I have been at my in-laws for a week and a half. We do not talk about Anja, so we will not talk about her today. We will not light a candle, or spend a quiet moment reflecting, or sing her a song. I carry the weight of everyone else’s silence on my shoulders and wish for what – I don’t know. I don’t know what the recognition I want from others looks like.
The wind is blowing hard across the marsh, here, and night is falling and I can hear R and E on the porch, talking before dinner. A is everywhere and nowhere here. She is in the baby photos of E, photos that have shocked me, left me breathless with the resemblance; she is in the baby things saved for her and used now by E as toys; she is in the photo of E and R taken only days before she was gone, the one that sits innocently tucked into a kitchen cupboard and that breaks my heart again and again and again.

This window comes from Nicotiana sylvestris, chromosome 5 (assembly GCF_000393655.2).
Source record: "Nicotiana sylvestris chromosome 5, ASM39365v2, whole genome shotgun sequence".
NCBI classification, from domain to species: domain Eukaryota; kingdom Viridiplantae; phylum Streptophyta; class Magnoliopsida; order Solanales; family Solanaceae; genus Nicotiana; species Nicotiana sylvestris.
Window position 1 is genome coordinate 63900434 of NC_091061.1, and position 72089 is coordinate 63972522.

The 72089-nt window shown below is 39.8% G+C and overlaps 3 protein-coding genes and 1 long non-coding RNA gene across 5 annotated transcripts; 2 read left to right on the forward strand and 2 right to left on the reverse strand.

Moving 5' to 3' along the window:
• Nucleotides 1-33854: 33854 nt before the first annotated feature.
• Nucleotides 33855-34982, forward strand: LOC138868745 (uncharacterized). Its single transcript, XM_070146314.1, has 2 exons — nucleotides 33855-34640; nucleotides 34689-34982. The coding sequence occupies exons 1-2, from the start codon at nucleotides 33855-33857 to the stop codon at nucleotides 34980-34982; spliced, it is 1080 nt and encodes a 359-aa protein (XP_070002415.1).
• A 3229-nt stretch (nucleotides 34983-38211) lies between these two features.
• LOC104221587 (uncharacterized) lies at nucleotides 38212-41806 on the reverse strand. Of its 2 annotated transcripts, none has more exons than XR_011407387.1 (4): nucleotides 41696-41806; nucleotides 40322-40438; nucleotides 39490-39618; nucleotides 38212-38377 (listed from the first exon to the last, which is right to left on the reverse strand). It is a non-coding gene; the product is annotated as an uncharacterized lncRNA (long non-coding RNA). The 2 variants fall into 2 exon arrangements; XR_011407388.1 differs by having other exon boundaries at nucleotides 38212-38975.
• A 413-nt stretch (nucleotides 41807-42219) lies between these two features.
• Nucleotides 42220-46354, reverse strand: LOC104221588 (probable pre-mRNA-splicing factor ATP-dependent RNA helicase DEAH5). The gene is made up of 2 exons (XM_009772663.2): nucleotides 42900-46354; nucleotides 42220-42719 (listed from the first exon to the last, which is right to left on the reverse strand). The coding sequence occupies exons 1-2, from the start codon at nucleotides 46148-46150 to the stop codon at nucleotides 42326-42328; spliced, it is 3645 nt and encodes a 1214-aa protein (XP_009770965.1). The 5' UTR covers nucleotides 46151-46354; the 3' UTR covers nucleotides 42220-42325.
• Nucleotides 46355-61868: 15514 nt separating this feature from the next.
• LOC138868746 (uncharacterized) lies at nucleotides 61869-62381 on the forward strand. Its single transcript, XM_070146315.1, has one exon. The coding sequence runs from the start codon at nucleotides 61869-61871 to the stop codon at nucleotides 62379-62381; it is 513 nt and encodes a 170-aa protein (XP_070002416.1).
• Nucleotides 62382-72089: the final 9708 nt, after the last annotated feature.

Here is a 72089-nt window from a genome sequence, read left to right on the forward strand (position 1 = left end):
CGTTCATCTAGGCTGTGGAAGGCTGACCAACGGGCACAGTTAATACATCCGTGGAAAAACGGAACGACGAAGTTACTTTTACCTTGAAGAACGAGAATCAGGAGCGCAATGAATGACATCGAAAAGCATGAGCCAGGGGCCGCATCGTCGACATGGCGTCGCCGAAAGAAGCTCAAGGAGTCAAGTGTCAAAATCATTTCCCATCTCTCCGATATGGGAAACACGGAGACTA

Today, I remember Anja on my own, silently, whispering her name into the wind, so that she is in the wind, too. I write her name in the red mud on the edge of the Atlantic, so that she is there, too. I summon her into the cold corners of this old house, my little ghost girl: come back.